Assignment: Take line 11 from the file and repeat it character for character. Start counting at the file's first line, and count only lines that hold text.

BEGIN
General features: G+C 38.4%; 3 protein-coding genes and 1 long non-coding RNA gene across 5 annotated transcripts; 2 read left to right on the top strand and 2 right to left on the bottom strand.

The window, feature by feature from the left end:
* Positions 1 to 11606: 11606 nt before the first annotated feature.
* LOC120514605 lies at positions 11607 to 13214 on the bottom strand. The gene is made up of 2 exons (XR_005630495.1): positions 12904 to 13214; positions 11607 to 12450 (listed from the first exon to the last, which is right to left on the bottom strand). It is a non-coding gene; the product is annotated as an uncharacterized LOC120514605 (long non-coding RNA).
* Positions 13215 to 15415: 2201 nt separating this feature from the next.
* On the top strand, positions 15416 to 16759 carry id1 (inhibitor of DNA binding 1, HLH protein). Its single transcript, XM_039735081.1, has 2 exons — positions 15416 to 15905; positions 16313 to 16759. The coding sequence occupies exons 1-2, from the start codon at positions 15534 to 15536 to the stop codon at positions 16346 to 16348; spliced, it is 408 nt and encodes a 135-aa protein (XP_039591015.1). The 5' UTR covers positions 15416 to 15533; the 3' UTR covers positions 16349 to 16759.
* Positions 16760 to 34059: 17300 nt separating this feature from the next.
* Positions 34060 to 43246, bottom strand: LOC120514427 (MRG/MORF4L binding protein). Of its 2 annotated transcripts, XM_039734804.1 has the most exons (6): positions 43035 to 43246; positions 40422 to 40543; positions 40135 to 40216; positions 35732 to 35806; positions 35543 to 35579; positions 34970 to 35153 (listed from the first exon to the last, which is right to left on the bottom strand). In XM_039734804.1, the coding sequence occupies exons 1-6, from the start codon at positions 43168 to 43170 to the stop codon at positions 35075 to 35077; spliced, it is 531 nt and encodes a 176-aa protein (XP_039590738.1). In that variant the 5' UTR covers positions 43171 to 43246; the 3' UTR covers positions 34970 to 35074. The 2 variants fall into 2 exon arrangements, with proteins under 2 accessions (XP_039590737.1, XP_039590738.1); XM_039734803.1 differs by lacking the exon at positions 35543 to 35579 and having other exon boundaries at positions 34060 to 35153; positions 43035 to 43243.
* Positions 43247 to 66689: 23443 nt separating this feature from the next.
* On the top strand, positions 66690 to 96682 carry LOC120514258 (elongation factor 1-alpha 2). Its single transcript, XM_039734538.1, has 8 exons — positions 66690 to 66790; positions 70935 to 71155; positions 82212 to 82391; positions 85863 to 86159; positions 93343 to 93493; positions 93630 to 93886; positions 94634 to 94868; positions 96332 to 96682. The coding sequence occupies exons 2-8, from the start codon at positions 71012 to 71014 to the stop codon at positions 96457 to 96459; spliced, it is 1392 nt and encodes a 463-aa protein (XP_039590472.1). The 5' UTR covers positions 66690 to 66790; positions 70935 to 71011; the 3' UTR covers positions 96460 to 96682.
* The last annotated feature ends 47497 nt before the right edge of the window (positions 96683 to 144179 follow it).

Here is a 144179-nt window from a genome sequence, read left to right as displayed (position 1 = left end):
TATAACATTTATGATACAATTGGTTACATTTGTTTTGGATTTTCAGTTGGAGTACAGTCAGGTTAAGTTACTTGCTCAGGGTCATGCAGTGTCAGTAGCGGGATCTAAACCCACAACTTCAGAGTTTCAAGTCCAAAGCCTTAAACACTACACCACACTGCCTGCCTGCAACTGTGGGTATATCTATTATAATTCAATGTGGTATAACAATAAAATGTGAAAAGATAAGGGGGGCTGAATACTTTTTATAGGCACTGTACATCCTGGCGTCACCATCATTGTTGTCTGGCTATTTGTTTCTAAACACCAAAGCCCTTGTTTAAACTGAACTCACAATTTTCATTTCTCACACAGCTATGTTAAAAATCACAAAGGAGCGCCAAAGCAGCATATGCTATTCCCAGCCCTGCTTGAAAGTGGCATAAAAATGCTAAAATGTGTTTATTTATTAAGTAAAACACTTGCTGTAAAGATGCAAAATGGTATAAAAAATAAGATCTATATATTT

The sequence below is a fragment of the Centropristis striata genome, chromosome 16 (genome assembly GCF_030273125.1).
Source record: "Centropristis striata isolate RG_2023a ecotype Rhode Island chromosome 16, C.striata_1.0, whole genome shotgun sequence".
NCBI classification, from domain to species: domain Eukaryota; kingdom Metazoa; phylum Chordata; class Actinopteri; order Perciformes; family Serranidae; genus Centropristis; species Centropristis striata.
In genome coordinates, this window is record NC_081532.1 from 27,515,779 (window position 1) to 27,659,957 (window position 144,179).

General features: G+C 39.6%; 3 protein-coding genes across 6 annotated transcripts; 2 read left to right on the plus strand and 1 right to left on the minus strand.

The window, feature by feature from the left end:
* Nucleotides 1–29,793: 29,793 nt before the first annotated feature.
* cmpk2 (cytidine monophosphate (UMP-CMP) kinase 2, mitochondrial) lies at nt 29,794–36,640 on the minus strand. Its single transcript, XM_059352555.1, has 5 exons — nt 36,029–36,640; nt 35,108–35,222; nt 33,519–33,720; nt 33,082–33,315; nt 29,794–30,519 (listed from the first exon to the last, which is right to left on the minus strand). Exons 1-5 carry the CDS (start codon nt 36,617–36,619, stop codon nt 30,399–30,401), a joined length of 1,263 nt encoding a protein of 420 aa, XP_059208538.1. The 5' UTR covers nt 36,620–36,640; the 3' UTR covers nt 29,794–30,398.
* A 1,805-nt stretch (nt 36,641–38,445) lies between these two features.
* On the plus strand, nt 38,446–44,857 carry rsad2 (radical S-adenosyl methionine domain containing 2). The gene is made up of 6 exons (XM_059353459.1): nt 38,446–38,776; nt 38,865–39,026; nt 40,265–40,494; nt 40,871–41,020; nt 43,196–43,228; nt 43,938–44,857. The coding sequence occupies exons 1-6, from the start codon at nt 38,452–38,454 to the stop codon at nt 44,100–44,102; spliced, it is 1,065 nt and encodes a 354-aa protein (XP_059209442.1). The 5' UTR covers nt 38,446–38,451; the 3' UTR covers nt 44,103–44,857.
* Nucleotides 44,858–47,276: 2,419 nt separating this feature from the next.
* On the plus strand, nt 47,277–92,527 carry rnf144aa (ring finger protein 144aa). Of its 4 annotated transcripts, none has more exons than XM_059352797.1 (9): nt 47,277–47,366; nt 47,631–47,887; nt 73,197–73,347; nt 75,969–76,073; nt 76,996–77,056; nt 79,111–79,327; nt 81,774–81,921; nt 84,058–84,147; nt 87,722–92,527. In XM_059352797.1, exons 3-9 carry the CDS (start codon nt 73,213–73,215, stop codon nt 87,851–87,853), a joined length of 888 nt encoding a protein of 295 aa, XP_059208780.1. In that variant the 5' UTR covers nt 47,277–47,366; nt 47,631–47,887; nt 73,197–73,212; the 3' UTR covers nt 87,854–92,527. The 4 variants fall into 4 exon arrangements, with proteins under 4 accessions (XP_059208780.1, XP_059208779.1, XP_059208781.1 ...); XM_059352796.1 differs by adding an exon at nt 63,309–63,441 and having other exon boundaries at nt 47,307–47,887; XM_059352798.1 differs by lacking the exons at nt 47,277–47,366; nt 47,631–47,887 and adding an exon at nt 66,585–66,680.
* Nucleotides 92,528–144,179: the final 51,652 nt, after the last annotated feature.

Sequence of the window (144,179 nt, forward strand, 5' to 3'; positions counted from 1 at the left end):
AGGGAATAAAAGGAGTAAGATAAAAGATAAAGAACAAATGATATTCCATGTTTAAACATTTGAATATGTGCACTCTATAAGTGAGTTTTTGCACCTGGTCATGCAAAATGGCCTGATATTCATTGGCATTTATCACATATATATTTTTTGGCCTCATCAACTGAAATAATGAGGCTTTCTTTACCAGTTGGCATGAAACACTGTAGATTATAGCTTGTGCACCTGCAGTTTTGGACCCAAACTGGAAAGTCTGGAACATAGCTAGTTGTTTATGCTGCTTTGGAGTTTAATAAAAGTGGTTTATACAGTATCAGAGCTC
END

* The last annotated feature ends 47497 nt before the right edge of the window (positions 96683 to 144179 follow it).